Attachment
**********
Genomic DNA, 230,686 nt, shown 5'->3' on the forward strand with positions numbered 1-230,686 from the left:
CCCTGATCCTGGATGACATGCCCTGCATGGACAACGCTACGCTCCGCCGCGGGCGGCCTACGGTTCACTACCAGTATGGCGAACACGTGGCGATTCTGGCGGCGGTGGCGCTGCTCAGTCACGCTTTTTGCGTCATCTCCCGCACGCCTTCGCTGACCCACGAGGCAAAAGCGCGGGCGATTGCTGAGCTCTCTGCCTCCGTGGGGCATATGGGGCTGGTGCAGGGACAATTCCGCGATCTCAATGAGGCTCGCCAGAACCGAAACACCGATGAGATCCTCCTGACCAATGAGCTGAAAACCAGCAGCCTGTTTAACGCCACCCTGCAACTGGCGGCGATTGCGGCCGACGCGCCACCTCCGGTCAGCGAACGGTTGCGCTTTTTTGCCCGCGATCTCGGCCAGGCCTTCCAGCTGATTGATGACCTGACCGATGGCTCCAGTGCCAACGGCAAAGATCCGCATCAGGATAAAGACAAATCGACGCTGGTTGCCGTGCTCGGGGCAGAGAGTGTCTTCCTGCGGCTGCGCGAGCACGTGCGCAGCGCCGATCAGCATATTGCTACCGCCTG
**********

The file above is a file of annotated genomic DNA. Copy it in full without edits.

Genomic DNA, 230,686 nt, shown 5'->3' on the forward strand with positions numbered 1-230,686 from the left:
CCCTGATCCTGGATGACATGCCCTGCATGGACAACGCTACGCTCCGCCGCGGGCGGCCTACGGTTCACTACCAGTATGGCGAACACGTGGCGATTCTGGCGGCGGTGGCGCTGCTCAGTCACGCTTTTTGCGTCATCTCCCGCACGCCTTCGCTGACCCACGAGGCAAAAGCGCGGGCGATTGCTGAGCTCTCTGCCTCCGTGGGGCATATGGGGCTGGTGCAGGGACAATTCCGCGATCTCAATGAGGCTCGCCAGAACCGAAACACCGATGAGATCCTCCTGACCAATGAGCTGAAAACCAGCAGCCTGTTTAACGCCACCCTGCAACTGGCGGCGATTGCGGCCGACGCGCCACCTCCGGTCAGCGAACGGTTGCGCTTTTTTGCCCGCGATCTCGGCCAGGCCTTCCAGCTGATTGATGACCTGACCGATGGCTCCAGTGCCAACGGCAAAGATCCGCATCAGGATAAAGACAAATCGACGCTGGTTGCCGTGCTCGGGGCAGAGAGTGTCTTCCTGCGGCTGCGCGAGCACGTGCGCAGCGCCGATCAGCATATTGCTACCGCCTG